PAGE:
Medical device defendant probes origin of mesh claims

March 10, 2016

By Alison Frankel and Jessica Dye

(Reuters) – A major defendant in the 100,000-case pelvic mesh litigation has subpoenaed the mid-sized Houston law firm AkinMears, as well as several smaller law firms and a company that sells personal-injury claims, seeking documents and testimony related to AkinMears’ acquisition last summer of the smaller firms’ mass torts practices.

The subpoenas – issued Tuesday by American Medical Systems in the consolidated federal court mesh litigation in Charleston, West Virginia – are an unusual development in the long-running case because the medical device company has already agreed to settle most of the claims against it. AMS announced in 2014 that it would pay about $1.6 billion to resolve more than 40,000 filed and unfiled claims by women who alleged its mesh implants caused bleeding, infection and other painful side effects.

Despite the settlement, the company’s defense lawyers have begun challenging some recently filed claims. They contend in court filings that plaintiffs may have undergone unnecessary surgical procedures to make them candidates for bigger settlements. The wide-ranging new subpoenas ask the Florida marketing company, AkinMears and the other law firms to produce documents that may link them to doctors, surgical centers and private investors involved in funding medical procedures for mesh plaintiffs.

AMS is also interested in the origin of thousands of claims filed after its settlement was announced. The mesh maker wants to know how a Florida-based legal marketing business called Law Firm Headquarters acquired the potential claims it referred to several one- and two-lawyer shops, which in turn transferred claims to AkinMears last summer. AMS is demanding to see Law Firm HQ databases, client leads, telephone scripts and tapes, and logs of Internet communications with potential clients. The subpoenas also seek (among many other things) documents showing the relationship between Law Firm HQ and the small law firms to which it referred cases.

In July, four of those firms – Alpha Law, Sigma Law, MartindaleVoight and the Albert Lazo Law Firm – transferred their mass torts practices to AkinMears, which ordinarily specializes in advertising for personal injury clients. Most, but not all, of the claims AkinMears acquired in the transaction involved pelvic mesh. Neither AkinMears nor the Alpha Law firms have disclosed the number of claims transferred to AkinMears, but an Alpha Law principal told Reuters in an interview last April that his firm had more than 10,000 mesh claims on its docket.

AkinMears said in an email statement that it will oppose the new AMS subpoena, which it called “a transparent attempt by AMS to distract from the fact that its defective product caused devastating, life-altering injuries to our clients  We pursue only meritorious cases. We never associate with doctors, surgical centers or medical finance firms. Our clients are real women who have suffered real harm.”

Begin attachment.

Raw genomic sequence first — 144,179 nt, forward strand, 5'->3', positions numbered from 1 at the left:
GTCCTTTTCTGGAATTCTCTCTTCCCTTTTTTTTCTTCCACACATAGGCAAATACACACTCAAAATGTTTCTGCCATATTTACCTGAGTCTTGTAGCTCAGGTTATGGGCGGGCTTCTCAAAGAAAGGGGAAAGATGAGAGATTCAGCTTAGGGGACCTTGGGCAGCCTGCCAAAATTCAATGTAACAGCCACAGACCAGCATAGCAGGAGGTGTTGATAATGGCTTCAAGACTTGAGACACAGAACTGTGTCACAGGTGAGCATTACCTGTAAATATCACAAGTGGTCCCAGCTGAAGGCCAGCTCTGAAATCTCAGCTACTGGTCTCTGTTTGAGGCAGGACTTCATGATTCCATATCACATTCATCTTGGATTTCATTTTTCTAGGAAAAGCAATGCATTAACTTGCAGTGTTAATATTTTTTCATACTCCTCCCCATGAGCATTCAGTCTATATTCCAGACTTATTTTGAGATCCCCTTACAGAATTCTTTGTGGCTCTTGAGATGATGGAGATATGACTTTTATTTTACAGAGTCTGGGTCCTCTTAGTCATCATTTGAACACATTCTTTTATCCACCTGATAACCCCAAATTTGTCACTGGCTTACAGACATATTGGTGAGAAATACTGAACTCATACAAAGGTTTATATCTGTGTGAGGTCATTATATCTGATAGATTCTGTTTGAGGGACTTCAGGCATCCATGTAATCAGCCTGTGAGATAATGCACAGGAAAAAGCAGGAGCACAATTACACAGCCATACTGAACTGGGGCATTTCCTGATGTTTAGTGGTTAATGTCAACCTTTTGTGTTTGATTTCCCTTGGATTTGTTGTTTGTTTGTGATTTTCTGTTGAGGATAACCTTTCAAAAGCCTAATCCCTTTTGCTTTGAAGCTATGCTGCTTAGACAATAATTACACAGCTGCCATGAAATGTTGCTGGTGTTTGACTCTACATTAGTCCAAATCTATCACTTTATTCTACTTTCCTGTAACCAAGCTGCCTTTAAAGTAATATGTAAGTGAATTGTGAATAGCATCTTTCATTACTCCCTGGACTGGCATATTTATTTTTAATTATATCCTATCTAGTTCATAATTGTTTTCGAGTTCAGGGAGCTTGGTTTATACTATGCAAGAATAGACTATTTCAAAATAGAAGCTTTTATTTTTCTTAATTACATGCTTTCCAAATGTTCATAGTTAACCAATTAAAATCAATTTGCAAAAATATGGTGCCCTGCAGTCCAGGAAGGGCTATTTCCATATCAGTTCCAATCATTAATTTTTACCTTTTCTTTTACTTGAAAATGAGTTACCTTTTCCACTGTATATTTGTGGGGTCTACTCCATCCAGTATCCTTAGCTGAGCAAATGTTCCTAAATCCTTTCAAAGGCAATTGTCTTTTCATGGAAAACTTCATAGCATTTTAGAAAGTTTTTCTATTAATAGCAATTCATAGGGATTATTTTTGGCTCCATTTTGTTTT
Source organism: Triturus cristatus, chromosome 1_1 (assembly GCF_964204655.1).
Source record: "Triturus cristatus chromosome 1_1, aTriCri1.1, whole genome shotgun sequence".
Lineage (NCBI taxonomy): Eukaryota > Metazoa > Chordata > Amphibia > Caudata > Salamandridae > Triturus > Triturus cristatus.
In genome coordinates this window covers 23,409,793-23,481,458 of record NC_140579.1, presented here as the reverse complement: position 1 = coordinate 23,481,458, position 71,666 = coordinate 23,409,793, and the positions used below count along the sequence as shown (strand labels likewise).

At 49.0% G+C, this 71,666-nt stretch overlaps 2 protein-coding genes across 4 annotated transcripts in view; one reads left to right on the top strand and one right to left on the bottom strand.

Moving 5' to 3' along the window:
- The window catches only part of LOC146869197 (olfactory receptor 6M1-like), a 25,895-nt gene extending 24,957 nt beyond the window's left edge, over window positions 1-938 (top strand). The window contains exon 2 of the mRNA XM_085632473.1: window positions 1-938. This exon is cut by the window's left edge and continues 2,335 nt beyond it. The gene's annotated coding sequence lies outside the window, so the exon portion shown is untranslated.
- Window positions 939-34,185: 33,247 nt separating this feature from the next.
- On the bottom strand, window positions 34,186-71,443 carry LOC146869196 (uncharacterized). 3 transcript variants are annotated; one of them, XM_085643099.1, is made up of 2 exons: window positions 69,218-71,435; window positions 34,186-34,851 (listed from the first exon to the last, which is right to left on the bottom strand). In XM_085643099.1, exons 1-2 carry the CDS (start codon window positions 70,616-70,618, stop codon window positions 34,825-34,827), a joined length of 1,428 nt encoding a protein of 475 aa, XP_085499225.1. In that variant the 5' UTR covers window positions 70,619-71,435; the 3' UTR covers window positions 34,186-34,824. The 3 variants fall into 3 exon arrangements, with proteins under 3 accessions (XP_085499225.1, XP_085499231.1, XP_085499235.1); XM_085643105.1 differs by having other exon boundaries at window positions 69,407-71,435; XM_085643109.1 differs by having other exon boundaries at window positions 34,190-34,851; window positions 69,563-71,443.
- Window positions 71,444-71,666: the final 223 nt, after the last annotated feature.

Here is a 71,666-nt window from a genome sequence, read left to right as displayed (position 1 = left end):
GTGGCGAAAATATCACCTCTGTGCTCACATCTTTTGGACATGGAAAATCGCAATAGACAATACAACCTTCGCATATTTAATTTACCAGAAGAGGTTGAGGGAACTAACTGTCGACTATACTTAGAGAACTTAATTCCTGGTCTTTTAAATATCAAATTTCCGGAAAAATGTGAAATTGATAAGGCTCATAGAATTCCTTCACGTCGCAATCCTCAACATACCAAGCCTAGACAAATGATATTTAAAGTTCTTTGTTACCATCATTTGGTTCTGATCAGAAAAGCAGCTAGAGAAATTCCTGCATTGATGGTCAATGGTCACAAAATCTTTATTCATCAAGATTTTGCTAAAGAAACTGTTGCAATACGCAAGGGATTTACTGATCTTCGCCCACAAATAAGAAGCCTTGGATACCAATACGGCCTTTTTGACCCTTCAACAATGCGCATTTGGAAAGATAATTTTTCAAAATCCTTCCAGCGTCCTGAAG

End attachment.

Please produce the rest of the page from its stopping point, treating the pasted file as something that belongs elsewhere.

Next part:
A representative for Law Firm HQ said he had no immediate comment on the AMS subpoenas. We did not receive a response to a telephone message left for Lonny Bramzon, a lawyer now listed as the executing officer of Alpha Law, Sigma Law and MartindaleVoight. Albert Lazo did not respond to our email and phone messages. The AMS lawyer who signed the subpoenas, Michael Scott of Reed Smith, also did not respond to our email.

Before the AMS subpoenas were issued, we had been reporting on Law Firm HQ and the small firms to which it referred cases as part of an inquiry on how law firms acquire and screen claims in mass torts litigation. In particular, we were interested in Law Firm HQ’s relationship with overseas call centers in countries such as India, Mexico and the Philippines, where labor costs are lower than in the U.S.

It is not uncommon (or improper) for legal marketing companies to use offshore call centers to screen prospective clients who make “inbound” calls in response to legal advertising, an online survey or email. Some offshore call centers, however, make unsolicited “outbound” calls to prospective clients who fit such criteria as age and gender. Lawyers are not permitted under state bar rules to solicit clients to bring lawsuits. Filing a claim on behalf of a plaintiff whose case began with an outbound call from a telemarketer could run afoul of ethics rules.

Law Firm HQ co-owner (and non-lawyer) Michael Chhabra told us in an interview in November that the company purchases client leads from offshore call centers, in addition to generating claims through sophisticated marketing tactics like Internet advertising and online surveys. Chhabra said Law Firm HQ’s screening processes are designed to filter out any cases improperly generated by other call centers.